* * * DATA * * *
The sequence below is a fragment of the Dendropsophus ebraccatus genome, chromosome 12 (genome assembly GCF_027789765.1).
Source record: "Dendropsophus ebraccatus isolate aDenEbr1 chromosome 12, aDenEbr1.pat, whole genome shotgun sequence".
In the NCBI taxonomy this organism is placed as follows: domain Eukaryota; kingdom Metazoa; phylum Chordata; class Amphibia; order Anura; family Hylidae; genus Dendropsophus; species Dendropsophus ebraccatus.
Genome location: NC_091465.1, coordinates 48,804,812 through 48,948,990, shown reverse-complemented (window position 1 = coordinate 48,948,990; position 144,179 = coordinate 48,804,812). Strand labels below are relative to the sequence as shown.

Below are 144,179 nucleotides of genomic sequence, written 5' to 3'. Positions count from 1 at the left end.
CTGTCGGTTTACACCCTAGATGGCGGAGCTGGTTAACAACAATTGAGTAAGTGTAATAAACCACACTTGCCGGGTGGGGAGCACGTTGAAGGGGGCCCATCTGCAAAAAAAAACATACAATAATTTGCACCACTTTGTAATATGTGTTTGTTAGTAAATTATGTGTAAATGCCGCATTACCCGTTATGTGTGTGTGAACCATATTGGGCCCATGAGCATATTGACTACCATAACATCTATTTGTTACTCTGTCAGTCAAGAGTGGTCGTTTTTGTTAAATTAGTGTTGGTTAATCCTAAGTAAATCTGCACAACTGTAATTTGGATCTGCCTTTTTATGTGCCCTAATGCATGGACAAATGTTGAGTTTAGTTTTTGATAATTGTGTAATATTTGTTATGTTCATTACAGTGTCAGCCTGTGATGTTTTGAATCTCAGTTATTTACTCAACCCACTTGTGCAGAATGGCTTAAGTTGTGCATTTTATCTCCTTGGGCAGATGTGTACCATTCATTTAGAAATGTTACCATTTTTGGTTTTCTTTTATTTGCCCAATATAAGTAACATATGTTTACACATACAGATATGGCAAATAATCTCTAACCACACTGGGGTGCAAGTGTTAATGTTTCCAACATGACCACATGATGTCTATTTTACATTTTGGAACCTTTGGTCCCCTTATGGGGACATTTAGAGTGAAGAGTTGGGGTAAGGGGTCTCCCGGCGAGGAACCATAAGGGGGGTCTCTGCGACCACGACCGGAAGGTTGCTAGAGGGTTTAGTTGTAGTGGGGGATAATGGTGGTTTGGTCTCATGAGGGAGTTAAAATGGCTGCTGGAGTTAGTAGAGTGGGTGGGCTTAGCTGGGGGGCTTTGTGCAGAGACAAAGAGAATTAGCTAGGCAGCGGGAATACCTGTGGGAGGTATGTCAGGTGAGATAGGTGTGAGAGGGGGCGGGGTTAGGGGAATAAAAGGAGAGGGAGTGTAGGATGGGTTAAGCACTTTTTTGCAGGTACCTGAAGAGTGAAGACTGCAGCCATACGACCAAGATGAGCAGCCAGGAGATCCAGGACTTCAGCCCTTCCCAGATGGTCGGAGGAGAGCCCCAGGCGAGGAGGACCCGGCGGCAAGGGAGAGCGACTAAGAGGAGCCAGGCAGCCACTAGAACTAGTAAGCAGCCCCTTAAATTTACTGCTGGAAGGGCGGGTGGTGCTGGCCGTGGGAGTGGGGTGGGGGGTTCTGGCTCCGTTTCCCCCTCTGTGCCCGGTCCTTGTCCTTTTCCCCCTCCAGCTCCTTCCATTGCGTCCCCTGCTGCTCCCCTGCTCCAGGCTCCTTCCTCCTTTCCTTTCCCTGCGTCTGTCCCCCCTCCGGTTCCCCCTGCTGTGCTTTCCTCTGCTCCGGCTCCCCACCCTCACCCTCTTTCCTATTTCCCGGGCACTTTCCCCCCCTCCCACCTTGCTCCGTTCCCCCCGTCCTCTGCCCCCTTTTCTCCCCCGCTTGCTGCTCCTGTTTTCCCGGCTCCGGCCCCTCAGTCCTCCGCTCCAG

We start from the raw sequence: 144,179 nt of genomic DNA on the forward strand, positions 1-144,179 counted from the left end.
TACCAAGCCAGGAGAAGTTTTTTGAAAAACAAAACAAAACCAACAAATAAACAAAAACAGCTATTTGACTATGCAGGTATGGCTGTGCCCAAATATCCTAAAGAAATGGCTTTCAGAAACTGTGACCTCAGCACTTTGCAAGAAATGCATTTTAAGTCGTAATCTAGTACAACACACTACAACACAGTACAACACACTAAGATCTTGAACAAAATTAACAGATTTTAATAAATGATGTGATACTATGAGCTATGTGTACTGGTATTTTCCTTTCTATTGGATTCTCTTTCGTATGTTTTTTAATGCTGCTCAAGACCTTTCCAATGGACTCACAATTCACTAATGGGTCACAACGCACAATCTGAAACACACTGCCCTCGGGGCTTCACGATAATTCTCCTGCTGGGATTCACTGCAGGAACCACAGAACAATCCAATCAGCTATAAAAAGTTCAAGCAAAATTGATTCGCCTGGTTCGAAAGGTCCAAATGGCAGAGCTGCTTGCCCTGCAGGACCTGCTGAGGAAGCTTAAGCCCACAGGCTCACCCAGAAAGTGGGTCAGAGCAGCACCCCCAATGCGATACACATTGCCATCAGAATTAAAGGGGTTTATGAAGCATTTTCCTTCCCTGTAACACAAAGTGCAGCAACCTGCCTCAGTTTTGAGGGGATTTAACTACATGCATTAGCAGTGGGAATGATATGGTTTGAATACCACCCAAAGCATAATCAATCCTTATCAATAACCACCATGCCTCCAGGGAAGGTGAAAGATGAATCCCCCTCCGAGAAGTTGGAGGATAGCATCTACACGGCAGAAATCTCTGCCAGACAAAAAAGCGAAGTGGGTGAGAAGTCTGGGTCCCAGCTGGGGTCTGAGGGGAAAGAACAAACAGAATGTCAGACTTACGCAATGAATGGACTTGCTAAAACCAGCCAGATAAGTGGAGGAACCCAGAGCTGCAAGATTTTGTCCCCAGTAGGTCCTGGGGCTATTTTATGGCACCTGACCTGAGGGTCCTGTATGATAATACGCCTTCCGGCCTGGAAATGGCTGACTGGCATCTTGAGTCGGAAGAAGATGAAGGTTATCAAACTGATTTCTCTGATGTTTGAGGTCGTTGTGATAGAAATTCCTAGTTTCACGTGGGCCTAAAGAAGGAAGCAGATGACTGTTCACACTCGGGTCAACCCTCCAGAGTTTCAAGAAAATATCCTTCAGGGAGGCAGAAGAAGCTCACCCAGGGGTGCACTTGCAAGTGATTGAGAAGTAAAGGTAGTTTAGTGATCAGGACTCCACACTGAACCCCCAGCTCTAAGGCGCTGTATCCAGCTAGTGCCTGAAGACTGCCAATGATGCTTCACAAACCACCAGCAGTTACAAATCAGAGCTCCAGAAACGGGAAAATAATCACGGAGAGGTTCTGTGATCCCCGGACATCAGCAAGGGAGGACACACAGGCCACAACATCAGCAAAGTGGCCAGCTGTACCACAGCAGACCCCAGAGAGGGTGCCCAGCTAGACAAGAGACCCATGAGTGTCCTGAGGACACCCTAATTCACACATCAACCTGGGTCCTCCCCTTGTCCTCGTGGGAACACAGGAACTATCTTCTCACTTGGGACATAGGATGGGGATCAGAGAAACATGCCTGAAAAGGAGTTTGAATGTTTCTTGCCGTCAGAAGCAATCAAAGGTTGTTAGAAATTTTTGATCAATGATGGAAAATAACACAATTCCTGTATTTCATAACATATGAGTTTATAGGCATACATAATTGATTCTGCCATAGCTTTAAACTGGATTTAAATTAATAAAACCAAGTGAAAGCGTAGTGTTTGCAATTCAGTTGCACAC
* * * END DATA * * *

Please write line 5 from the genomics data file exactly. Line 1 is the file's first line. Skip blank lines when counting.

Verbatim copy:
Below are 144,179 nucleotides of genomic sequence, written 5' to 3'. Positions count from 1 at the left end.